|dc.description.abstract||In this thesis, we compare two organizational reforms within one policy area. How the "Modernization reform for development management" from 2002/03 and the "Reform for the organization of grant management" from 2018/19, affected the relationship between the Ministry of Foreign Affairs and Norad - the Norwegian Agency for Development Cooperation. Central is the political choice of the overall organizational model in the reforms, with two main alternatives: an integrated model in which the directorate becomes part of the ministry, and a delegated model that assigns the directorate additional tasks (enhanced vertical autonomy). In the thesis, we examine what led to the reform in 2003, and whether the newer reform can be regarded as a continuation of the 2003 reform.
We have chosen to base our analysis on the theoretical framework for reforms by Pollitt and Bouckaert. The thesis is a comparative case study, and the analysis is based on three types of data sources: semi-structured interviews, document analysis, and media coverage.
In the thesis, we find that several driving forces contributed to the initiation of reform in 2002/03, but that the Minister of Development's political ambitions must be regarded as a main reason to reform. The result of the reform was a mixed model, which can best be explained by the interaction - or tug-of-war - between two ministers, between foreign policy and development policy and the meeting between political desires and what was administratively feasible.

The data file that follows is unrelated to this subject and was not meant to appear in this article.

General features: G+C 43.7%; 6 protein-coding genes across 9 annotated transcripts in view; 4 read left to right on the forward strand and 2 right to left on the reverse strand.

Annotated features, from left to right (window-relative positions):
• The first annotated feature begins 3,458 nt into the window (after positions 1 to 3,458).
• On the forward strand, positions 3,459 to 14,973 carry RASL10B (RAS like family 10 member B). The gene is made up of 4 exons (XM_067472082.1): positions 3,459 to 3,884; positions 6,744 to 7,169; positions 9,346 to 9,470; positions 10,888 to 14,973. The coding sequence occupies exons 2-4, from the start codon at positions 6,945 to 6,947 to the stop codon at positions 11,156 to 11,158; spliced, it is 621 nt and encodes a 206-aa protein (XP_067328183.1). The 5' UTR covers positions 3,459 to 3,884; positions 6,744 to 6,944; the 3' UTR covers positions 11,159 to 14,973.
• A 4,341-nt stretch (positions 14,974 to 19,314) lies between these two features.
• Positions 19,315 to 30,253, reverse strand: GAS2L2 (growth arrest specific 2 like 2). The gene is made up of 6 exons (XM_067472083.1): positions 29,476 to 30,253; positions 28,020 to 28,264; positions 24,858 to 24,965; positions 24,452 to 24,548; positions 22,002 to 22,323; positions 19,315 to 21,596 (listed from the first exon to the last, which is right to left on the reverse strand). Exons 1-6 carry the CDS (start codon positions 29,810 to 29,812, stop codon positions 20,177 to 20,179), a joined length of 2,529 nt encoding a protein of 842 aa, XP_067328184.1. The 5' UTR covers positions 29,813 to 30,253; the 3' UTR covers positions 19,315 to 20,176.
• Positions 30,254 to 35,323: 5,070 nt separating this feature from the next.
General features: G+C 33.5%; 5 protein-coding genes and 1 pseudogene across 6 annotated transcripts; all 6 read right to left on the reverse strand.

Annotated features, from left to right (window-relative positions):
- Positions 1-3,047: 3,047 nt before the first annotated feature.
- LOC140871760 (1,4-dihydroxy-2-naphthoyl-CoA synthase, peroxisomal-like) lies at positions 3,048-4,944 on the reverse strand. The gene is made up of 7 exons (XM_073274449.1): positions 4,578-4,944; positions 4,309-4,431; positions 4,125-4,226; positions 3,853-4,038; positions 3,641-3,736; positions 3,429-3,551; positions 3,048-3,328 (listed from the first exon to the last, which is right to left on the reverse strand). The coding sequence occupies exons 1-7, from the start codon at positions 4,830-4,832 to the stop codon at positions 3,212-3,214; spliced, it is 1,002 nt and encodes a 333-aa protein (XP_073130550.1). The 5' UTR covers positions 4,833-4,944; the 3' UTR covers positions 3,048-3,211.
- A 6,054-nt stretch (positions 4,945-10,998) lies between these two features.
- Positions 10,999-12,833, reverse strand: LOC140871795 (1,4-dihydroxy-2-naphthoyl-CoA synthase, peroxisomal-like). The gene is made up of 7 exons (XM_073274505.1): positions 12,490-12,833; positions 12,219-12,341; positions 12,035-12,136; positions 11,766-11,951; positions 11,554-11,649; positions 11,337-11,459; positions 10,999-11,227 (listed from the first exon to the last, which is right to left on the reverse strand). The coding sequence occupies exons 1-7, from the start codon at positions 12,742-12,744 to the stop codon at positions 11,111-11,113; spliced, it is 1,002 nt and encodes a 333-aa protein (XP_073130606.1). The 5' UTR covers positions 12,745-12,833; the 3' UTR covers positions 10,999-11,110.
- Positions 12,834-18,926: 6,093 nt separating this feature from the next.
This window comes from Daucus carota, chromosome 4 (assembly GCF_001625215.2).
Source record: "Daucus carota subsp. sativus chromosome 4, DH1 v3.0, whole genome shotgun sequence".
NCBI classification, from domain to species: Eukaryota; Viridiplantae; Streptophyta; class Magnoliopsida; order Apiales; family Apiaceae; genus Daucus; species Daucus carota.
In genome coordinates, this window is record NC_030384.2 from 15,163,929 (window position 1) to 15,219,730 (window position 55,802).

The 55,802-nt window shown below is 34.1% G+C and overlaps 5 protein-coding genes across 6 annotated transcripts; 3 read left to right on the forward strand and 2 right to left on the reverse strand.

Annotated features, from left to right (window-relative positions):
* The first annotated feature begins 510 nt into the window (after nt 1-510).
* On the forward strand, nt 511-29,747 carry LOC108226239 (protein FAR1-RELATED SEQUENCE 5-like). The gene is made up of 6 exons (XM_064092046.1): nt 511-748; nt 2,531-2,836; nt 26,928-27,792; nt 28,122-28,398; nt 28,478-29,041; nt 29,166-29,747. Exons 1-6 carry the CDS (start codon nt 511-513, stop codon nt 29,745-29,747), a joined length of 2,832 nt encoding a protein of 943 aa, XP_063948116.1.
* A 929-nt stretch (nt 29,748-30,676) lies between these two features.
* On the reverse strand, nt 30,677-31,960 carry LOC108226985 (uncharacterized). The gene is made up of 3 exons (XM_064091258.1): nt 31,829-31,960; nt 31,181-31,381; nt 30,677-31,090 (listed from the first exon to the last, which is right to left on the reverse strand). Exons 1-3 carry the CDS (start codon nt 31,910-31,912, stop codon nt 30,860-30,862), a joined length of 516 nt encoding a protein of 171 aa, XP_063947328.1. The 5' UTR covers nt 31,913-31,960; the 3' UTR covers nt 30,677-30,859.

Unresolved issues in the 2003 reform led to constant attempts to find an administrative balance in the years between the two reforms. In 2019, driving forces within the political system, especially party politics, became decisive for the choice of model, after the political party KrF (the Christian Democrats) entered the government.
By studying the two reforms over time, we show in the thesis that ongoing discussions about the interface between politics and administration, as well as tensions between foreign policy and development policy interests, were central to the reform processes. This may help explain why reforms are repeated. The thesis is a contribution to understanding reforms in a context that also includes the time perspective.||en_US